Bronwyn Bevan
BRONWYN BEVAN is seniorrResearch scientist at the University of Washington. Her research examines how science learning can be organized to empower individuals and communities. She is the principal investigator of the NSF-funded Research+Practice Collaboratory, the One Sky Institute, and several other federally and privately funded projects. For over two decades, she worked at the Exploratorium, in San Francisco, where she led the teaching and learning, and research on learning programs. She served on the National Academy of Sciences’ Committee on Out-of-School Time STEM Learning and is on the editorial board of Science Education. Dr. Bevan holds her Ph.D. in Urban Education from the City University of New York’s Graduate Center and received her B.A. in History from Barnarde College.
Wendy Gram
WENDY GRAM has worked at the interface of science and education for over 25 years, publishing in both the scientific research and science learning literature. She is passionate about science, data and learning, and committed to engaging diverse audiences in "doing science." As lead for Science Engagement and Education for the NSF-funded National Ecological Observatory Network (NEON) for ten years, Dr. Gram led development, implementation, and evaluation of education and engagement programs and tools to enable the scientific community to effectively discover, access and use NEON data and resources. As director of Science and Education at NEON, Dr. Gram also led a team of 60 scientists, technicians, educators, graphic designers, and outreach specialists that executed NEON Science and Engagement activities. Before joining NEON in 2008, Dr. Gram spent nine years as head of education at the Sam Noble Oklahoma Museum of Natural History at the University of Oklahoma. There, she was a member of the Senior Leadership Team for the museum and led programs that integrated science with educational programming, such as innovative teacher professional development workshops, field courses, K-12 classes, and exhibit development. Dr. Gram holds a B.A. in biology from the University of Pennsylvania and a Ph.D. in ecology and evolution from the University of Missouri.
Rogers Hall
ROGERS HALL is professor in the Department of Teaching and Learning, Vanderbilt University. His research concerns learning and teaching in STEM conceptual practices, comparative studies of embodied action in these practices, and the organization and development of representational practices more generally. Before joining the Vanderbilt faculty, where he served as chair of the Department of Teaching and Learning between 2011 and 2017, Dr. Hall taught for ten years at UC Berkeley. Dr. Hall is a fellow of the American Educational Research Association and has been a residential fellow at the Center for Advanced Study in Behavioral Sciences (Stanford University, 2007-2008), the UC Humanities Research Institute (2001), and the Max Planck Institute for the History of Science (1999). He has also been a NAE/Spencer Foundation and McDonnell foundation postdoctoral fellow (1996-1997). Dr. Hall completed his Ph.D. in Information and computer science at the University of California, Irvine.
Abigail Jurist Levy
ABIGAIL JURIST LEVY is the co-director of Education Development Corporation’s (EDC) STEM portfolio and a science researcher whose work seeks to understand the conditions, policies, and programs that enable STEM teachers to do their best work preparing all students for continued STEM learning and careers. Dr. Levy’s work often focuses on the costs and cost-effectiveness of programs and policies relating to science teaching, and she has contributed to the knowledge base about teacher turnover and its cost, the professional development of science teachers, and the impact of an inquiry-based approach to science teaching. During her tenure at EDC, Dr. Levy has studied science fair participation and impact, the cost and cost-effectiveness of different models of elementary science instruction, and how teachers adapt to large-scale curriculum reform. She is a widely published author and has managed several multi-year research and evaluation studies funded by the National Science Foundation. Dr. Levy holds a Ph.D. in family and children policy from the Heller School for Social Policy and Management, Brandeis University.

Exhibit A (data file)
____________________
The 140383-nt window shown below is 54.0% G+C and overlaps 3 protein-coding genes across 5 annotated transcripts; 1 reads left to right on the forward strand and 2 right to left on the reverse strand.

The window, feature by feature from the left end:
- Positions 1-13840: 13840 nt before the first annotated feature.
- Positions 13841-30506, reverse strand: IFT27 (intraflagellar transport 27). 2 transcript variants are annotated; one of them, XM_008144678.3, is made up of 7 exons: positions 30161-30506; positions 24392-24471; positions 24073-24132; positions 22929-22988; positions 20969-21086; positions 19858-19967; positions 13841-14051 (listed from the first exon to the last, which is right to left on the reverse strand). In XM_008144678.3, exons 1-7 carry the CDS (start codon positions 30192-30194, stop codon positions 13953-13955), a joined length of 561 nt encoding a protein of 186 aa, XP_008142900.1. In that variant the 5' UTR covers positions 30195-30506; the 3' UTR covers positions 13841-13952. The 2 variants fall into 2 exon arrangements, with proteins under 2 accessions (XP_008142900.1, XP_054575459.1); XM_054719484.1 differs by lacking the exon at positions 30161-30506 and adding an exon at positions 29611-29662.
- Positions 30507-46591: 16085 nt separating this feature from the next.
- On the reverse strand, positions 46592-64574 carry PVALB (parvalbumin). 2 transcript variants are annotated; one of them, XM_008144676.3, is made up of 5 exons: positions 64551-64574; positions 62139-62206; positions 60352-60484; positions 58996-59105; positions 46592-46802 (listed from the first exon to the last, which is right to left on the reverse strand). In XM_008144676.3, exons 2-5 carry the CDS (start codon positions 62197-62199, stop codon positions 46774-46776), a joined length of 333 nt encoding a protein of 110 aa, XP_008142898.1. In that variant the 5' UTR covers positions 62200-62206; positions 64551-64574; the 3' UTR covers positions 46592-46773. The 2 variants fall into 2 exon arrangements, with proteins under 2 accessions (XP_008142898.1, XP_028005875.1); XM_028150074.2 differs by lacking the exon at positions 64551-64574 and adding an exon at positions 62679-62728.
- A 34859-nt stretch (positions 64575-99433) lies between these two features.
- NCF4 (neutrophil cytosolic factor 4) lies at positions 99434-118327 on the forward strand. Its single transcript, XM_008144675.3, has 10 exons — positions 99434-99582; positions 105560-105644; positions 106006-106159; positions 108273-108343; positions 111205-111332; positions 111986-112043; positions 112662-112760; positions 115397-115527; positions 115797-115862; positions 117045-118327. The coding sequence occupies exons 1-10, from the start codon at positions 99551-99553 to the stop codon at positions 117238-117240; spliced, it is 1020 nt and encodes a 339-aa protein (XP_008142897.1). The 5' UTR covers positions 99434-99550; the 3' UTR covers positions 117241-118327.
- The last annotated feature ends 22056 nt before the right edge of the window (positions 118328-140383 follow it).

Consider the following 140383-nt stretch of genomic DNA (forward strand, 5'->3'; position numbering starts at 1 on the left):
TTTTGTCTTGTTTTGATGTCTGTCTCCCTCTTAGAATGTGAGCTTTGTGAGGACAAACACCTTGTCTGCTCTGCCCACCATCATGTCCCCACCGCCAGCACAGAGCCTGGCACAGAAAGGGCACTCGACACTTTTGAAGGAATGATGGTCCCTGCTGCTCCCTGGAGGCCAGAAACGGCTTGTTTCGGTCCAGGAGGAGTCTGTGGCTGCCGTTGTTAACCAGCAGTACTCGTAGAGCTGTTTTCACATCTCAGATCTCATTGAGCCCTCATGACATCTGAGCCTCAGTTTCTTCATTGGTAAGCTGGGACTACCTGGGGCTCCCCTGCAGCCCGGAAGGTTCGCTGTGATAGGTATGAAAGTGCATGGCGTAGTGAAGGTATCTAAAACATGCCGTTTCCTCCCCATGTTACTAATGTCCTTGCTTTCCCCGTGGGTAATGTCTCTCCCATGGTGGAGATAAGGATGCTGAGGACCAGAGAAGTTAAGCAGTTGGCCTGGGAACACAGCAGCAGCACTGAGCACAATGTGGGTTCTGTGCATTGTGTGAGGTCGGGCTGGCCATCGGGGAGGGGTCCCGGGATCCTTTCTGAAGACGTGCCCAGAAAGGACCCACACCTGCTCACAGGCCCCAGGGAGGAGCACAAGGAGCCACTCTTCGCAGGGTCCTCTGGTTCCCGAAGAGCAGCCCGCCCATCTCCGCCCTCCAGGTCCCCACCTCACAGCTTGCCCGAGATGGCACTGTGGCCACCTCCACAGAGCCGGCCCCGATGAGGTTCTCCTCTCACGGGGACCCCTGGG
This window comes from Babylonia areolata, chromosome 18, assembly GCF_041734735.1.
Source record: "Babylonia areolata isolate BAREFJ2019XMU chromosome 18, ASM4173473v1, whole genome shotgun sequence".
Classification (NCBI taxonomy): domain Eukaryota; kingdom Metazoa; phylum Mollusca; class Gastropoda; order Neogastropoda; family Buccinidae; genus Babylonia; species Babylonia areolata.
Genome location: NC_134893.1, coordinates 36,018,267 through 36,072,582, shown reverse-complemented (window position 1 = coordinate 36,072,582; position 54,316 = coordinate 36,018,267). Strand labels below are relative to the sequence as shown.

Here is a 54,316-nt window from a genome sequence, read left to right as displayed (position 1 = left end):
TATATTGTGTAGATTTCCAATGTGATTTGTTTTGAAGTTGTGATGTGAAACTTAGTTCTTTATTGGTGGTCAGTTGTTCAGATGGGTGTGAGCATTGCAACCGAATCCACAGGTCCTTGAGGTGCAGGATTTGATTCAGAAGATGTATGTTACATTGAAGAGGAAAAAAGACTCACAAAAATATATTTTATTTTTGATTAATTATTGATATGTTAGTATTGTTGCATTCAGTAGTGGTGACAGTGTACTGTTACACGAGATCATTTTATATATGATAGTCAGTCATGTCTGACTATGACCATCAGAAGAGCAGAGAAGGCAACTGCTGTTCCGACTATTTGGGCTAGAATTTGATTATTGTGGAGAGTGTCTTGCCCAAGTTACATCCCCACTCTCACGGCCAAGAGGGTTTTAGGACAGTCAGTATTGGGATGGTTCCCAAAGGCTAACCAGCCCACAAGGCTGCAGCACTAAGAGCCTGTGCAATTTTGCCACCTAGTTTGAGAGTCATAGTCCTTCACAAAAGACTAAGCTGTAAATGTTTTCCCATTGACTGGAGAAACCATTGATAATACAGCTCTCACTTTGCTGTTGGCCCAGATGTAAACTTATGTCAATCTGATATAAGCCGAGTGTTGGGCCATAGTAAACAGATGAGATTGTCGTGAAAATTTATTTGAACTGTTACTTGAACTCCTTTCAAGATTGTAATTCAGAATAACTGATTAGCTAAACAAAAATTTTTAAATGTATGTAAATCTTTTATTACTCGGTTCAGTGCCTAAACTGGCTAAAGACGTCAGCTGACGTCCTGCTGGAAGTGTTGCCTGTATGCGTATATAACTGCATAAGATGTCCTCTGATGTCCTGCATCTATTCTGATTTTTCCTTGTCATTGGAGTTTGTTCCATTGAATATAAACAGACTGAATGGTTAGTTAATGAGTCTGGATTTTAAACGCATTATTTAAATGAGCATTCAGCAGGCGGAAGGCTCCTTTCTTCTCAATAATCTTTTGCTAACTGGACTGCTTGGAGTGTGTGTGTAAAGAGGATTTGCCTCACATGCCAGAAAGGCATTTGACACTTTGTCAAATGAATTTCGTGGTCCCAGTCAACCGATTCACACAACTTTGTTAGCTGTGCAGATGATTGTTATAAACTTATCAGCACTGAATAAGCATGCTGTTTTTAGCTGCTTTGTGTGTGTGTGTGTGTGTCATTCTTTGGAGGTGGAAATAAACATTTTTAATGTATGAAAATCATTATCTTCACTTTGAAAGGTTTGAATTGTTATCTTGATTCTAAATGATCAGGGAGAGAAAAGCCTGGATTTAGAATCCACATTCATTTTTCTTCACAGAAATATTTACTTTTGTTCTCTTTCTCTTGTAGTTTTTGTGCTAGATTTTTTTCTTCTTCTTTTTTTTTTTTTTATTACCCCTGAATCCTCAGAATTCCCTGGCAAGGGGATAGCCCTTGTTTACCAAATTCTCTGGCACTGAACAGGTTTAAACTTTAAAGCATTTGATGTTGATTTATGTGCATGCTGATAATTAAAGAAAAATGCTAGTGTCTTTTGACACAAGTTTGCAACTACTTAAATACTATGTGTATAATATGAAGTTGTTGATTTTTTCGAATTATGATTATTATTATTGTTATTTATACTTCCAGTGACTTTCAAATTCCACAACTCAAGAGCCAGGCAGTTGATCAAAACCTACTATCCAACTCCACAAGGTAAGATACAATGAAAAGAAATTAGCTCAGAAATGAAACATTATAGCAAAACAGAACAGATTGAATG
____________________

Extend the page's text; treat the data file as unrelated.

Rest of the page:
Cathryn A. Manduca
CATHRYN A. MANDUCA has nearly two decades of experience leading national programs to improve geoscience education and undergraduate STEM education. She is the Director of the Science Education Resource Center (SERC) at Carleton College and the Executive Director of the National Association of Geoscience Teachers. This work supports communities of educators in learning together and collaborating to create resources supporting widespread improvement. The 30,000+ pages comprising the SERC websites are visited by more than 5 million visitors per year. Dr. Manduca’s research focuses on understanding faculty learning and the impact of professional networks on educational practice. She serves on the Board on Science Education and the LabX Advisory Board for the National Academies of Science, Engineering, and Medicine, and has served on the elected leadership for the American Geophysical Union and AAAS Education Section in the past. She is a fellow of the AAAS and Geological Society of America, and past recipient of the American Geophysical Union award for Excellence in Earth and Space Education. She received her B.A. in Geology from Williams College and her Ph.D. in Geology from the California Institute of Technology.